Knopp relates his frustration over being unable to convince the IMO, IMB and private insurance companies that tougher measures against the pirates were called for. "Two years ago, I went to them and said this epidemic was not going to change," he says. "They said to me, 'Oh, you Yankees - you just want to shoot and ask questions later.' They chastised me."
Knopp's views are now being borne out, in the form of ever-increasing numbers of attacks the world over. What's more, the pirates are much better equipped than ever. They have motherships from which to launch strikes far out at sea, as well as huge caches of weapons, including rocket-propelled grenades, acquired from places like Yemen and the black market in Mogadishu. So much for the IMO's fears of escalation; it's already happened.
Knopp, a former U.S. Navy SEAL, says shipowners should be considering the option of placing armed security teams onboard. So far, he says, not a single vessel thus equipped has been successfully boarded, or experienced any loss of life to crew or security-team members, due to piracy. The price of that option isn't cheap, of course, but it can be partially offset by the fuel savings derived from slowing down a well-protected ship. And the cost of ransoming a vessel and its crew far exceeds anything the owner would ever pay for security.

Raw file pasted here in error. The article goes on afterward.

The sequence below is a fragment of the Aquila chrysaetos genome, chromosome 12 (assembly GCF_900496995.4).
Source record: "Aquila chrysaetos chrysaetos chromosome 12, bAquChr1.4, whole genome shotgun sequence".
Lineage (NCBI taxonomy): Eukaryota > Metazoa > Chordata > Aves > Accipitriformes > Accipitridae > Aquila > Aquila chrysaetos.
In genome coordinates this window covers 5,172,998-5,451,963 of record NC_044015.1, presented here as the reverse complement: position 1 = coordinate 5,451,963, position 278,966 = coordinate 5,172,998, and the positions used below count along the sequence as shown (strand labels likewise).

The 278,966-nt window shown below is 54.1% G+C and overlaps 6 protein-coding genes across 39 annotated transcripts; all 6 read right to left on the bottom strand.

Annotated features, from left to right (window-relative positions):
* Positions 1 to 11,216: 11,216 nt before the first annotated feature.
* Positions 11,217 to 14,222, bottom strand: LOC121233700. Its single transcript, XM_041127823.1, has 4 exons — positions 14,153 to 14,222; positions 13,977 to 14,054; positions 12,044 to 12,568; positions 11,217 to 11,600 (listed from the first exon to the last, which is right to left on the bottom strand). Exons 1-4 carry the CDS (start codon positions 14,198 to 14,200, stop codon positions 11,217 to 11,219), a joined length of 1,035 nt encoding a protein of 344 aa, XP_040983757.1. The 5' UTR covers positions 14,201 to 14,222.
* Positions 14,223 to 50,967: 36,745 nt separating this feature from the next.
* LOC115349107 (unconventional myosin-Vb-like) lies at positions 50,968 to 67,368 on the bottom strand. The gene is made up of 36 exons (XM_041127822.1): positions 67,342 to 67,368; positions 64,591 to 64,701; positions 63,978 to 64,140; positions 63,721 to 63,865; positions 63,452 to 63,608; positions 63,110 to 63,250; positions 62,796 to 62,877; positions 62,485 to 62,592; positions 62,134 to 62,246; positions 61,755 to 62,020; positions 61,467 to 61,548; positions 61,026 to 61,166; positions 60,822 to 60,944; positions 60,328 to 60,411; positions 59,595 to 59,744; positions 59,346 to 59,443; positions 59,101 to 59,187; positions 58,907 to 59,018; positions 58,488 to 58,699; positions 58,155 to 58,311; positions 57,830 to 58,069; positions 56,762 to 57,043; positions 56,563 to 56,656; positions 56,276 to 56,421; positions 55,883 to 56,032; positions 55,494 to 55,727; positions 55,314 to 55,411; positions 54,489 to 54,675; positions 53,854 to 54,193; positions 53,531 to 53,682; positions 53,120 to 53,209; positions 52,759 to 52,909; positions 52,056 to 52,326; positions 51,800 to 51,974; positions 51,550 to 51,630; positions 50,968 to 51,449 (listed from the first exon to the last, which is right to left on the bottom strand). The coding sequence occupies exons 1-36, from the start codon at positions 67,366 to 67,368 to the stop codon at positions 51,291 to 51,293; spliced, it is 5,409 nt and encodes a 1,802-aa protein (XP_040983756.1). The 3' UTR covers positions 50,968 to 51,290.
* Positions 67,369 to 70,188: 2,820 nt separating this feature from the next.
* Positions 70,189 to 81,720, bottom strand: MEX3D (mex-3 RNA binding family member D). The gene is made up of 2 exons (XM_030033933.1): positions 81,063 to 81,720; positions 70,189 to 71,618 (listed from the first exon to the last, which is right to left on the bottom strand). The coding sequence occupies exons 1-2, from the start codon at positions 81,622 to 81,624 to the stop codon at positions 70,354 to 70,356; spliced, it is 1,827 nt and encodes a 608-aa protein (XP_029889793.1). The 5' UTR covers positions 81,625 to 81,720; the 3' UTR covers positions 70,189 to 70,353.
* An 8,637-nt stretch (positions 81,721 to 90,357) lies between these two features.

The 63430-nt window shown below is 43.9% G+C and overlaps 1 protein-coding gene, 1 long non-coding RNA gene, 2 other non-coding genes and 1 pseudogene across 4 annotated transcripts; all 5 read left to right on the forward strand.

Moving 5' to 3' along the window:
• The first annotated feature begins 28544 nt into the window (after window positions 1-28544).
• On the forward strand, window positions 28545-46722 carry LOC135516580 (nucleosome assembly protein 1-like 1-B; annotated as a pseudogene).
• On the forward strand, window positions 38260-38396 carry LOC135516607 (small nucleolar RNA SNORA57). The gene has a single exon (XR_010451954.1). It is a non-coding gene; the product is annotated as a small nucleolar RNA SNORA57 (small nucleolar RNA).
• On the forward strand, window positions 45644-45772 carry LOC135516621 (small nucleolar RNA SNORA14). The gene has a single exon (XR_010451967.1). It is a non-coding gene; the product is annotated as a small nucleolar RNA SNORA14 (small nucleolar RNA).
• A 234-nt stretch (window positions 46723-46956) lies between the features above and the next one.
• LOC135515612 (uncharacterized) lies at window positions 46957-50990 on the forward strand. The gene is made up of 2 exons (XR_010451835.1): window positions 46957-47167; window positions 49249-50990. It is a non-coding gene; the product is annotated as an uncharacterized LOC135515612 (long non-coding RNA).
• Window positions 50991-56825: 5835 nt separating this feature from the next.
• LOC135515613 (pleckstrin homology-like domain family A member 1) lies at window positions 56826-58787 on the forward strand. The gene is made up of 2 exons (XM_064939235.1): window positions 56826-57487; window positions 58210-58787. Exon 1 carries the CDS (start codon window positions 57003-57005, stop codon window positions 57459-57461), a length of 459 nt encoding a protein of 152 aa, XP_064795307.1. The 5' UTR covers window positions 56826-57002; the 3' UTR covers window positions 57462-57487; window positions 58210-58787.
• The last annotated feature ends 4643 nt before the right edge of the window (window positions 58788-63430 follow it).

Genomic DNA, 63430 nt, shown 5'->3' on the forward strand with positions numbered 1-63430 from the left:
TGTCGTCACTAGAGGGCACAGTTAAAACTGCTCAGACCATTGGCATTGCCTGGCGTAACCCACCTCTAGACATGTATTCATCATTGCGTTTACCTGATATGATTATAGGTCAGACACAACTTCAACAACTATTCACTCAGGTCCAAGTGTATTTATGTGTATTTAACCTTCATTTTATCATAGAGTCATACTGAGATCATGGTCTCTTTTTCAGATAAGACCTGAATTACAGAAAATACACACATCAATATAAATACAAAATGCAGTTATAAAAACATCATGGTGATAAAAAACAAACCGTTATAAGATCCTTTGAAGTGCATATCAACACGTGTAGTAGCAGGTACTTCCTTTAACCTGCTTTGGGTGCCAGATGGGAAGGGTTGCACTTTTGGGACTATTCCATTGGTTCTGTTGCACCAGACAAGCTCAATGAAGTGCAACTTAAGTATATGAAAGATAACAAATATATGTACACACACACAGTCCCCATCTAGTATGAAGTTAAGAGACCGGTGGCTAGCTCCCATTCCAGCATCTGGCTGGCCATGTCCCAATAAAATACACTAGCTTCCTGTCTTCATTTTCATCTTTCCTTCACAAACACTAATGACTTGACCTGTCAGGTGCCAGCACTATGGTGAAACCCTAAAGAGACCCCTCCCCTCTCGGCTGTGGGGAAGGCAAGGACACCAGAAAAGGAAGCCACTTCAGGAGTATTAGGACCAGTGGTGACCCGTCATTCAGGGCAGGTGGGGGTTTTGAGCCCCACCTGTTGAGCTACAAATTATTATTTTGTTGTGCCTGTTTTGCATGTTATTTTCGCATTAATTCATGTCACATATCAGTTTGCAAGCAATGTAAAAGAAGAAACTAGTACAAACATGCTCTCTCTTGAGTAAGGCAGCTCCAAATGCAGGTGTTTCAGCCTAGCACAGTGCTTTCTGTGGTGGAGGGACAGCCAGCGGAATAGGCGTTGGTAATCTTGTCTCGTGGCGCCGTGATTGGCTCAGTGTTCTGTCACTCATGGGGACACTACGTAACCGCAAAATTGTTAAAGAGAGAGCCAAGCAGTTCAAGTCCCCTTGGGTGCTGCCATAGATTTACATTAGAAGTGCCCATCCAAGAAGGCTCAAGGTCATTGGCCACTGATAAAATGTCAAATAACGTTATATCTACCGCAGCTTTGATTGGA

An effective team must be experienced, disciplined and well-trained, Knopp stresses. Firing a weapon with accuracy on a moving ship is a special talent that most land-based personnel don't possess. "Tactics, training and firepower usually win," he says. The number of individuals on the team can range from four to a dozen, depending on the size and configuration of the ship.
One big problem stands in the way of a global solution to maritime piracy: national laws. Many countries forbid the entry into their territorial waters of commercial ships carrying individuals with automatic weapons, even for defensive purposes. Italy, for one, is said to be close to passing a law that permits armed security teams, but others continue their strict bans. That state of affairs must change if piracy is ever to be brought under control.
Knopp believes that will happen, as the U.S. and other nations join to combat this latest threat to free trade and global commerce. Within a couple of years or so, he expects to see the formation of an international body to address the problem, and put a stop to the latest wave of piracy once and for all. (Not the IMO, Knopp says: "They shouldn't have any regulatory role.")
In the meantime, shipowners need to protect themselves from a growing crisis. Even if a small percentage of vessels the world over is menaced by piracy, the costs are immense. Getting product to market shouldn't be a life-threatening enterprise. It's time for the shipping community to fight back with more than plywood and razor wire. Says Knopp: "There's no way this can be allowed to go unchecked."